As dean of The Graduate School at the University of North Carolina at Chapel Hill, I am grateful to Provost Chris Clemens, to Chancellor Kevin Guskiewicz, to the Board of Trustees, to the University’s Faculty Council and to Theodore Nollert, who is serving as President of the Graduate and Professional Student Government, for working together to support our graduate students through increasing graduate student stipends. That support is crucial: it is tangible proof that — together — we are not only committed to the success of our current students, but to bringing the best and brightest to UNC-Chapel Hill.
While The Graduate School does not set the stipend for graduate students, it strives to advocate for resources necessary to support them. From recruitment to mental health and well-being, increasing graduate student stipends will positively affect our University, our students and the state.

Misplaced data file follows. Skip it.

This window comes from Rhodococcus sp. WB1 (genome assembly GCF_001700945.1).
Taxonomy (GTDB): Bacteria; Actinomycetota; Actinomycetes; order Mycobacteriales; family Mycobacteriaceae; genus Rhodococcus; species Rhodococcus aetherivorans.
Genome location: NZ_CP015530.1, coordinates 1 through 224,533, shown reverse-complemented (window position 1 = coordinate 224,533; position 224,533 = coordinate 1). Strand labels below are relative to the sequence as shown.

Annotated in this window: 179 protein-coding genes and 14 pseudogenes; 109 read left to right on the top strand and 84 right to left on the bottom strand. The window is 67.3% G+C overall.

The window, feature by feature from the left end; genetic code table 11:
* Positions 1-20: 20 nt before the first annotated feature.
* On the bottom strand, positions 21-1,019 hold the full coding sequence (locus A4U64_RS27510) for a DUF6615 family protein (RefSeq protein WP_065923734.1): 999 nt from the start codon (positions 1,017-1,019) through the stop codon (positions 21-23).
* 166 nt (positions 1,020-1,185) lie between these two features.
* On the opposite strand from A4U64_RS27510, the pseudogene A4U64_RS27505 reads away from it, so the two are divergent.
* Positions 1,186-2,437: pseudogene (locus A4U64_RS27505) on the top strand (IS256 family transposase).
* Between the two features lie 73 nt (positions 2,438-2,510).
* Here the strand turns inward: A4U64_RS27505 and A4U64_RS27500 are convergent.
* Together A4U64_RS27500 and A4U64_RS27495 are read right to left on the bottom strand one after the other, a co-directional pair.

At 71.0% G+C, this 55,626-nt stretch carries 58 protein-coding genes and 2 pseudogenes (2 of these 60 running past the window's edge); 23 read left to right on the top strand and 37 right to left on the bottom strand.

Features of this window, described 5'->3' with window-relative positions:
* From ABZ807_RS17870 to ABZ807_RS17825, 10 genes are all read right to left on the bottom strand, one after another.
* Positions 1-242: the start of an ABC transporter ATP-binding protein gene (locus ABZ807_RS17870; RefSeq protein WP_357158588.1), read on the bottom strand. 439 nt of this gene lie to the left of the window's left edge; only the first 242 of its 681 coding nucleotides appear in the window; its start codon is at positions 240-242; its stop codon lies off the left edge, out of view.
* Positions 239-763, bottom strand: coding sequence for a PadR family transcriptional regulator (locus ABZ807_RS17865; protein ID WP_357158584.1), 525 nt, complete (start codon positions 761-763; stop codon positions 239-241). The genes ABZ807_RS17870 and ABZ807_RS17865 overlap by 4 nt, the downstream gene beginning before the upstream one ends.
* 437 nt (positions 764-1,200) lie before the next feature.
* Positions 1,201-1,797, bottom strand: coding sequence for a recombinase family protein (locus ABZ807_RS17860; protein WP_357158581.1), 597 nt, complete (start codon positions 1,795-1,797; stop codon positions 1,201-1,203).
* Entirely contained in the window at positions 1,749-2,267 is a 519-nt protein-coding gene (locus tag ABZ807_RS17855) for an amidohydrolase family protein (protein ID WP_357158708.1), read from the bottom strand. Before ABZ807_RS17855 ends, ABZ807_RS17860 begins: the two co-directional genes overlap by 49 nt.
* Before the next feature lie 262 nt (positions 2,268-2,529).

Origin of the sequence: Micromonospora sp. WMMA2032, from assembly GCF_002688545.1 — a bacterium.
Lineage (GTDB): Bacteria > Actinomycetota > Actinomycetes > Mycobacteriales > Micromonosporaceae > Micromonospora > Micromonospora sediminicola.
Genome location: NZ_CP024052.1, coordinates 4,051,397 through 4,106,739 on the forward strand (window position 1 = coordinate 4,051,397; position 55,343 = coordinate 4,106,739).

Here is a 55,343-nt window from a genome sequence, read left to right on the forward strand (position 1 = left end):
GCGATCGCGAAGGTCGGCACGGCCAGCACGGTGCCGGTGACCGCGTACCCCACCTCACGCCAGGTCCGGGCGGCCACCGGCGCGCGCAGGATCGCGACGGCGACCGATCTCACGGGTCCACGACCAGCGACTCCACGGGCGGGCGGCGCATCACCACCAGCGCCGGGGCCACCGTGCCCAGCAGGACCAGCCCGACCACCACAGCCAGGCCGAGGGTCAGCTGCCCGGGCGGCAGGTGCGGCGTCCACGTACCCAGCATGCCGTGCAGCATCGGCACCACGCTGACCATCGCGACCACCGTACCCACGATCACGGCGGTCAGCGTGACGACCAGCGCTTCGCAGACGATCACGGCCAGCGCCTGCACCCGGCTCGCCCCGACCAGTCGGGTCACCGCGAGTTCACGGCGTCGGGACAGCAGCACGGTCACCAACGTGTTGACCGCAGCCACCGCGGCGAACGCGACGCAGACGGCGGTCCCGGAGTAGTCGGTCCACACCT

This support comes at a crucial time: A graduate student recently shared with me that she had applied for food stamps. Her graduate stipend simply wasn’t enough to cover her daily living expenses. She is not alone. Her story is emblematic of our moral obligation to our graduate students: increasing the stipend demonstrates our collective commitment to fulfill that obligation. It is a down payment on our promise to our students and our state to produce the next generation of leaders and scholars.
To ensure an ongoing pipeline of new knowledge and a workforce to implement solutions to the big challenges of our day, it is imperative that we strive to support our graduate students. An increase in our minimum stipend is indicative of our shared vision for the future of North Carolina and beyond.
– Beth Mayer-Davis, Dean of The Graduate School, member of the Faculty Executive Committee and the Faculty CouncilThe Daily Tar Heel